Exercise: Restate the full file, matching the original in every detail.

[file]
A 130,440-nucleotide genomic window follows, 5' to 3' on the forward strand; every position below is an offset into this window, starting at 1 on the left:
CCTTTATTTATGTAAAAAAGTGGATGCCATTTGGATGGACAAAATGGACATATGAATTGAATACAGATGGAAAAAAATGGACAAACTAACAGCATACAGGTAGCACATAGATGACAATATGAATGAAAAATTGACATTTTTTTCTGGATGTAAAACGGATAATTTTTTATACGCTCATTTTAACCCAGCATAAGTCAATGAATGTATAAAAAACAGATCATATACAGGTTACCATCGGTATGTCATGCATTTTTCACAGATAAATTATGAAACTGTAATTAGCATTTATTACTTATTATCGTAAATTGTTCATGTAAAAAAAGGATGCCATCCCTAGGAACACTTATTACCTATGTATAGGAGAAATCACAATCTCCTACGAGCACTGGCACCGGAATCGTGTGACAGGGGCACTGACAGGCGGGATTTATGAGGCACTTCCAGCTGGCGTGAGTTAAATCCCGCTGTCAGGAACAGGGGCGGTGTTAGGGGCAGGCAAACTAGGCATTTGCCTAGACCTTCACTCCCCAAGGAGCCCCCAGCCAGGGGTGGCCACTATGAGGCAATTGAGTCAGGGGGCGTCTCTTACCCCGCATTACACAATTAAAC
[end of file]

A 130,440-nucleotide genomic window follows, 5' to 3' on the forward strand; every position below is an offset into this window, starting at 1 on the left:
CCTTTATTTATGTAAAAAAGTGGATGCCATTTGGATGGACAAAATGGACATATGAATTGAATACAGATGGAAAAAAATGGACAAACTAACAGCATACAGGTAGCACATAGATGACAATATGAATGAAAAATTGACATTTTTTTCTGGATGTAAAACGGATAATTTTTTATACGCTCATTTTAACCCAGCATAAGTCAATGAATGTATAAAAAACAGATCATATACAGGTTACCATCGGTATGTCATGCATTTTTCACAGATAAATTATGAAACTGTAATTAGCATTTATTACTTATTATCGTAAATTGTTCATGTAAAAAAAGGATGCCATCCCTAGGAACACTTATTACCTATGTATAGGAGAAATCACAATCTCCTACGAGCACTGGCACCGGAATCGTGTGACAGGGGCACTGACAGGCGGGATTTATGAGGCACTTCCAGCTGGCGTGAGTTAAATCCCGCTGTCAGGAACAGGGGCGGTGTTAGGGGCAGGCAAACTAGGCATTTGCCTAGACCTTCACTCCCCAAGGAGCCCCCAGCCAGGGGTGGCCACTATGAGGCAATTGAGTCAGGGGGCGTCTCTTACCCCGCATTACACAATTAAAC